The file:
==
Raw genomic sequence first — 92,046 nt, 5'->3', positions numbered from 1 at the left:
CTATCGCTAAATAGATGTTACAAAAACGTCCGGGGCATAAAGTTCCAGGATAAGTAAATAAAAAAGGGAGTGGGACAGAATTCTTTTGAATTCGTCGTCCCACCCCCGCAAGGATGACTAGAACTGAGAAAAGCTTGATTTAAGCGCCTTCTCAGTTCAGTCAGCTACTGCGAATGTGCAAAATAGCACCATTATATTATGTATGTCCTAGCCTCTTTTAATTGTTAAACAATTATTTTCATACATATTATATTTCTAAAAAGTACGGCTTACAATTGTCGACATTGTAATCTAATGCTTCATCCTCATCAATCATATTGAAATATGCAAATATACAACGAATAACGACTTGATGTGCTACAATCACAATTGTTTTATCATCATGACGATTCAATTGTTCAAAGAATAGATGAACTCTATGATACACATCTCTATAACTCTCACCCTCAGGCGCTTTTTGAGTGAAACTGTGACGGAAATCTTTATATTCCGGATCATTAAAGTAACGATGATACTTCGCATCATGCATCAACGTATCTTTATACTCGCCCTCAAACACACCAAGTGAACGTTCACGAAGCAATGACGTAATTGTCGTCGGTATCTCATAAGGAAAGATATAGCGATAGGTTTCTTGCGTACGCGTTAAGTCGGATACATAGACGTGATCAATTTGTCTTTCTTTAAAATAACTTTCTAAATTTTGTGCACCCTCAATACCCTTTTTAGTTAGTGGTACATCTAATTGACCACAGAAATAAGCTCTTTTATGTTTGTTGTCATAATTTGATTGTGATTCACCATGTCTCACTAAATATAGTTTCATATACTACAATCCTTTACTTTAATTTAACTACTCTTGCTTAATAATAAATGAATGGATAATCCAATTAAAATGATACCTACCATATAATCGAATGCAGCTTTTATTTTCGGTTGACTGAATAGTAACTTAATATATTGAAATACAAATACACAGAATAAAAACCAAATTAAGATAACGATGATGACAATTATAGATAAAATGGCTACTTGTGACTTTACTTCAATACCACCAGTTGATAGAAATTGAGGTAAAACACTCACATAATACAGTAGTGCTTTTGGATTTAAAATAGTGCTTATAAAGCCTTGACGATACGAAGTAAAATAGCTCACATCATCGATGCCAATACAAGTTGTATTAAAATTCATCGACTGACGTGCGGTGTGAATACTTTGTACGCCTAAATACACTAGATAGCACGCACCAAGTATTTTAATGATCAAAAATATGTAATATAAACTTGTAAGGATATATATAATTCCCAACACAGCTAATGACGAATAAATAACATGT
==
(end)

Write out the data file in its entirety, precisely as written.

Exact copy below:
Raw genomic sequence first — 92,046 nt, 5'->3', positions numbered from 1 at the left:
CTATCGCTAAATAGATGTTACAAAAACGTCCGGGGCATAAAGTTCCAGGATAAGTAAATAAAAAAGGGAGTGGGACAGAATTCTTTTGAATTCGTCGTCCCACCCCCGCAAGGATGACTAGAACTGAGAAAAGCTTGATTTAAGCGCCTTCTCAGTTCAGTCAGCTACTGCGAATGTGCAAAATAGCACCATTATATTATGTATGTCCTAGCCTCTTTTAATTGTTAAACAATTATTTTCATACATATTATATTTCTAAAAAGTACGGCTTACAATTGTCGACATTGTAATCTAATGCTTCATCCTCATCAATCATATTGAAATATGCAAATATACAACGAATAACGACTTGATGTGCTACAATCACAATTGTTTTATCATCATGACGATTCAATTGTTCAAAGAATAGATGAACTCTATGATACACATCTCTATAACTCTCACCCTCAGGCGCTTTTTGAGTGAAACTGTGACGGAAATCTTTATATTCCGGATCATTAAAGTAACGATGATACTTCGCATCATGCATCAACGTATCTTTATACTCGCCCTCAAACACACCAAGTGAACGTTCACGAAGCAATGACGTAATTGTCGTCGGTATCTCATAAGGAAAGATATAGCGATAGGTTTCTTGCGTACGCGTTAAGTCGGATACATAGACGTGATCAATTTGTCTTTCTTTAAAATAACTTTCTAAATTTTGTGCACCCTCAATACCCTTTTTAGTTAGTGGTACATCTAATTGACCACAGAAATAAGCTCTTTTATGTTTGTTGTCATAATTTGATTGTGATTCACCATGTCTCACTAAATATAGTTTCATATACTACAATCCTTTACTTTAATTTAACTACTCTTGCTTAATAATAAATGAATGGATAATCCAATTAAAATGATACCTACCATATAATCGAATGCAGCTTTTATTTTCGGTTGACTGAATAGTAACTTAATATATTGAAATACAAATACACAGAATAAAAACCAAATTAAGATAACGATGATGACAATTATAGATAAAATGGCTACTTGTGACTTTACTTCAATACCACCAGTTGATAGAAATTGAGGTAAAACACTCACATAATACAGTAGTGCTTTTGGATTTAAAATAGTGCTTATAAAGCCTTGACGATACGAAGTAAAATAGCTCACATCATCGATGCCAATACAAGTTGTATTAAAATTCATCGACTGACGTGCGGTGTGAATACTTTGTACGCCTAAATACACTAGATAGCACGCACCAAGTATTTTAATGATCAAAAATATGTAATATAAACTTGTAAGGATATATATAATTCCCAACACAGCTAATGACGAATAAATAACATGT